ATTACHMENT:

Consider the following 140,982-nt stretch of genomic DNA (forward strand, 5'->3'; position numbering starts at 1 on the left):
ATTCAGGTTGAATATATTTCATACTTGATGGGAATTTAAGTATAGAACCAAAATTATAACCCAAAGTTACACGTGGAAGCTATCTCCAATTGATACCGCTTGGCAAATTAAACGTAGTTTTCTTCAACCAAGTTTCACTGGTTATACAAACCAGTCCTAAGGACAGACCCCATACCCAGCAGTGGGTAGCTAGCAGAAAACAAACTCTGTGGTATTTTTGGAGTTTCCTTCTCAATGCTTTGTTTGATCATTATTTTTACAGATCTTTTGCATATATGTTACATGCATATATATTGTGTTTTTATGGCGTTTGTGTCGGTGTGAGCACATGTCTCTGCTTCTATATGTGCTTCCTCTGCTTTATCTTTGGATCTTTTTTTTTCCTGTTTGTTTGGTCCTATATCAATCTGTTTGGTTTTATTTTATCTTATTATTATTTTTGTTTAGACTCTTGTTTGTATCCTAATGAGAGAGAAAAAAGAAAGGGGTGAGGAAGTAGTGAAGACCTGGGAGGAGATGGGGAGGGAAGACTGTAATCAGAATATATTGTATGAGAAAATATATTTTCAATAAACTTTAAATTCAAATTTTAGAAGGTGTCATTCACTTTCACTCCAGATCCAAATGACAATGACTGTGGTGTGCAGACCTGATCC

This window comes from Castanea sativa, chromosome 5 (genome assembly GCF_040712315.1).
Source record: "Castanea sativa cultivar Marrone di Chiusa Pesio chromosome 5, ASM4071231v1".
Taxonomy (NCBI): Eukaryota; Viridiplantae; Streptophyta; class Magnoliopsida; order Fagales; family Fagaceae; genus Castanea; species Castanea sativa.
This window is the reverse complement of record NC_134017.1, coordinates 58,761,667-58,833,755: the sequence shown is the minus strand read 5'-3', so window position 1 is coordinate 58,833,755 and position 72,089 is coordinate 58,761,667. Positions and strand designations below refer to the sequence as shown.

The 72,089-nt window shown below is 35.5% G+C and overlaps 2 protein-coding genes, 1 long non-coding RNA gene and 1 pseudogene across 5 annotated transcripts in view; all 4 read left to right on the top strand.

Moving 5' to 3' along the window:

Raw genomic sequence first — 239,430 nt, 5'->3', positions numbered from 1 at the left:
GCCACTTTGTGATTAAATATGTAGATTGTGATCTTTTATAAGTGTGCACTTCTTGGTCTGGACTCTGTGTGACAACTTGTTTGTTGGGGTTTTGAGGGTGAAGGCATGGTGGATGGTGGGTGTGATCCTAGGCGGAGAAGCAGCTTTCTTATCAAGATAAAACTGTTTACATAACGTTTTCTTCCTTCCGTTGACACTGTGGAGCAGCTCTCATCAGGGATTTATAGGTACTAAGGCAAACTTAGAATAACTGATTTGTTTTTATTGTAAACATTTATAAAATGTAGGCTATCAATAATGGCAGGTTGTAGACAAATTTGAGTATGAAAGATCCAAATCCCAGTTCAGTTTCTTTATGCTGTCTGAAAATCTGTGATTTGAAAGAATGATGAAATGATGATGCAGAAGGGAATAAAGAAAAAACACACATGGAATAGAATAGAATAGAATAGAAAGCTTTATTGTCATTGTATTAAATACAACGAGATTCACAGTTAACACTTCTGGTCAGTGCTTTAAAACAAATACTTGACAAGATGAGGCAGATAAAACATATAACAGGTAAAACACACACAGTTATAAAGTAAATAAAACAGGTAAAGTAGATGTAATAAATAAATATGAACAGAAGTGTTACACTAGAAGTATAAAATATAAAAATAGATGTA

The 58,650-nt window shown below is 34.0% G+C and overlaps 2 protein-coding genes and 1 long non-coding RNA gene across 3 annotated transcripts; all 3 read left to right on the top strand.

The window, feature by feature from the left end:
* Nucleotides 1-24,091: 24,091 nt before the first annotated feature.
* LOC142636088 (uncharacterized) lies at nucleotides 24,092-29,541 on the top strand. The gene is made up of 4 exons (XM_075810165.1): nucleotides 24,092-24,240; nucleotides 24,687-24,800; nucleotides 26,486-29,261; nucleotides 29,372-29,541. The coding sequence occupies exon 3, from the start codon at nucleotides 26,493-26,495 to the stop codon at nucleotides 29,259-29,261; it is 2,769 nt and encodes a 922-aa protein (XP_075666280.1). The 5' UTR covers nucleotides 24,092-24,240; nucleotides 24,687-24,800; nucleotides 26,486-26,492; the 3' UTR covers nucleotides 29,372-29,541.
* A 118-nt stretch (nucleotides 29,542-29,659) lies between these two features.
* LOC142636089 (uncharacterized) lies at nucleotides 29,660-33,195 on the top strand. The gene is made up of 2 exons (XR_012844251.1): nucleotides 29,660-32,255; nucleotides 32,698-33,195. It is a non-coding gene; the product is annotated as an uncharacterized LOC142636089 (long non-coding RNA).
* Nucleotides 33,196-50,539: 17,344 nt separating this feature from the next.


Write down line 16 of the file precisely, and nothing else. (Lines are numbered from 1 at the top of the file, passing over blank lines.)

* LOC142636089 (uncharacterized) lies at nucleotides 29,660-33,195 on the top strand. The gene is made up of 2 exons (XR_012844251.1): nucleotides 29,660-32,255; nucleotides 32,698-33,195. It is a non-coding gene; the product is annotated as an uncharacterized LOC142636089 (long non-coding RNA).